Sex Roles

, Volume 7, Issue 8, pp 821–835

Loving and leaving: Sex differences in romantic attachments

  • Zick Rubin
  • Letitia Anne Peplau
  • Charles T. Hill

DOI: 10.1007/BF00287767

Cite this article as:
Rubin, Z., Peplau, L.A. & Hill, C.T. Sex Roles (1981) 7: 821. doi:10.1007/BF00287767


We propose a two-part generalization about sex differences in entering into and giving up romantic attachments: (1) Men tend to fall in love more readily than women; (2) women tend to fall out of love more readily than men. Evidence in support of these generalizations is derived from a longitudinal study of 231 college student dating couples. The data suggest that women are more cautious than men about entering into romantic relationships, more likely to compare these relationships to alternatives, more likely to end a relationship that seems ill fated, and better able to cope with rejection. We consider several possible explanations of these sex differences from the standpoints of psychoanalytic theory, the social and economic context of mate selection, and the socialization of men and women in the management of their own emotions. To evaluate these (and any other) explanations, further research might profitably investigate whether and to what degree these sex differences are found in other segments of the population.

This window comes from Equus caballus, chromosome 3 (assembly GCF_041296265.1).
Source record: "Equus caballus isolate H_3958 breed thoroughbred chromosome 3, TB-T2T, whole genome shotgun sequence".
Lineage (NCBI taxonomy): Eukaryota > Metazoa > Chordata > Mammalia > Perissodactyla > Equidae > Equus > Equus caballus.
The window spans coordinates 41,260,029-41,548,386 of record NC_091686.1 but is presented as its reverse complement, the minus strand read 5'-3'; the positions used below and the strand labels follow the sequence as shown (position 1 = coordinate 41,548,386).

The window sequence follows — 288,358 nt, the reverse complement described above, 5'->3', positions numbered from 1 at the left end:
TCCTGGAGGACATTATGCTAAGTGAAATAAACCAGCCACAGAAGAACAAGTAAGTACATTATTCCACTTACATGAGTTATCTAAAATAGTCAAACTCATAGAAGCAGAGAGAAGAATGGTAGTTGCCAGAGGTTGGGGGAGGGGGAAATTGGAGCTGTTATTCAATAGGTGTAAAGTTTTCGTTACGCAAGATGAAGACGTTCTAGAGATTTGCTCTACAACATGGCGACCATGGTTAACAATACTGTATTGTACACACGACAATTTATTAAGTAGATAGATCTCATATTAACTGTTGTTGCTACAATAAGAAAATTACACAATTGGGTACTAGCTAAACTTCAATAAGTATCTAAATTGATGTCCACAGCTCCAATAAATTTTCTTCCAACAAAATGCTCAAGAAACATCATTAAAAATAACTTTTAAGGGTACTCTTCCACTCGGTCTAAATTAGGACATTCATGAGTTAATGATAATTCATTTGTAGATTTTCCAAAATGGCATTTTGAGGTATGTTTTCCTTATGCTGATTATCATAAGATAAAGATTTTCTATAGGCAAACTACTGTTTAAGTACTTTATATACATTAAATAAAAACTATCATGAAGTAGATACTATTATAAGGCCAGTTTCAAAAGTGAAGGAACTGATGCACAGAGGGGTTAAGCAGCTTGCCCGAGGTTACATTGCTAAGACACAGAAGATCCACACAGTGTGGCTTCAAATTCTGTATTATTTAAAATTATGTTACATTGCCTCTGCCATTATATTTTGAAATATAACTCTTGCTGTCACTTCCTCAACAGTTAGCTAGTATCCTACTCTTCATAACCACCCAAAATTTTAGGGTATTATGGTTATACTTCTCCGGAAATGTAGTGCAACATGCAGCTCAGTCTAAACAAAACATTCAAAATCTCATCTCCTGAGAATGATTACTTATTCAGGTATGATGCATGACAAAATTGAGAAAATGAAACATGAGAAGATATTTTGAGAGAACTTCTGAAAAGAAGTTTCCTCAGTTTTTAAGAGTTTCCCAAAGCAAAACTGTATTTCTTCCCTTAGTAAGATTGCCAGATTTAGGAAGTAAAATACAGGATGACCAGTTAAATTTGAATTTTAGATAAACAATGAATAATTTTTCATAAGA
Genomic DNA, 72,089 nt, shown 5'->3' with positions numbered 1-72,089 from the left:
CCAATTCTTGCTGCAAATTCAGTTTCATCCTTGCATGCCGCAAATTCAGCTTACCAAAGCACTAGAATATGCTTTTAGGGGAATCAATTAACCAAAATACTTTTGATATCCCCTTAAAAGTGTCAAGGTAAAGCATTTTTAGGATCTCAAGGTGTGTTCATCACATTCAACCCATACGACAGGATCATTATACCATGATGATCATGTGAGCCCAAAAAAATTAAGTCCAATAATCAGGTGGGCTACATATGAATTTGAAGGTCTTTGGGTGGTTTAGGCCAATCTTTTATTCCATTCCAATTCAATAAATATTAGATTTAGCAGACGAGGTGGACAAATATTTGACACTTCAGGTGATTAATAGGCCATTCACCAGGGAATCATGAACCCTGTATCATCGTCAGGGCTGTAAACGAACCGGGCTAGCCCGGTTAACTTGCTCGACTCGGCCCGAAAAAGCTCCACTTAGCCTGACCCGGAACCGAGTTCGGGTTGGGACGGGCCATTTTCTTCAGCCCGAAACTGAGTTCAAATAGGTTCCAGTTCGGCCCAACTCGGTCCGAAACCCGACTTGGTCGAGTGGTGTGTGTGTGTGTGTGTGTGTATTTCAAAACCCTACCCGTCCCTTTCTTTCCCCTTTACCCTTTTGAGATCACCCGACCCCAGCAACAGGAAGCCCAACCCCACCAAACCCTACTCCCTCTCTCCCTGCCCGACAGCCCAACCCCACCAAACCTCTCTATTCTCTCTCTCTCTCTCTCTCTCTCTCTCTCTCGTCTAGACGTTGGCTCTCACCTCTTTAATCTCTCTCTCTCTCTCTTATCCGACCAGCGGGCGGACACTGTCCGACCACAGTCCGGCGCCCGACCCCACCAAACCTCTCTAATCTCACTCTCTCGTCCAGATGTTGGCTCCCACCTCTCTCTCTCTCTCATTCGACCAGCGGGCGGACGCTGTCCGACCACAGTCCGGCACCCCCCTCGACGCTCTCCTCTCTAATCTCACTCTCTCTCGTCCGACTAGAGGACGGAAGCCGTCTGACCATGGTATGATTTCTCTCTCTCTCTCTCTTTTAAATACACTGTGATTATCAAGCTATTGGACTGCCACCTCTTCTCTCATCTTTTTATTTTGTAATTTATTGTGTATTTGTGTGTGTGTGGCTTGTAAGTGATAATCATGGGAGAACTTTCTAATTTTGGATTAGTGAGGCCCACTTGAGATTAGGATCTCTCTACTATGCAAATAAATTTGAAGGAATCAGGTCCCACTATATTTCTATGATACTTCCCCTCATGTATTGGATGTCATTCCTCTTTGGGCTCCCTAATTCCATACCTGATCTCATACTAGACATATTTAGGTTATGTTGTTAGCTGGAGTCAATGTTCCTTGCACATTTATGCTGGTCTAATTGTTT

Copyright information

© Plenum Publishing Corporation 1981

Authors and Affiliations

  • Zick Rubin
    • 1
  • Letitia Anne Peplau
    • 2
  • Charles T. Hill
    • 3
  1. 1.Department of PsychologyBrandeis UniversityWaltham
  2. 2.University of California — Los AngelesUSA
  3. 3.University of WashingtonUSA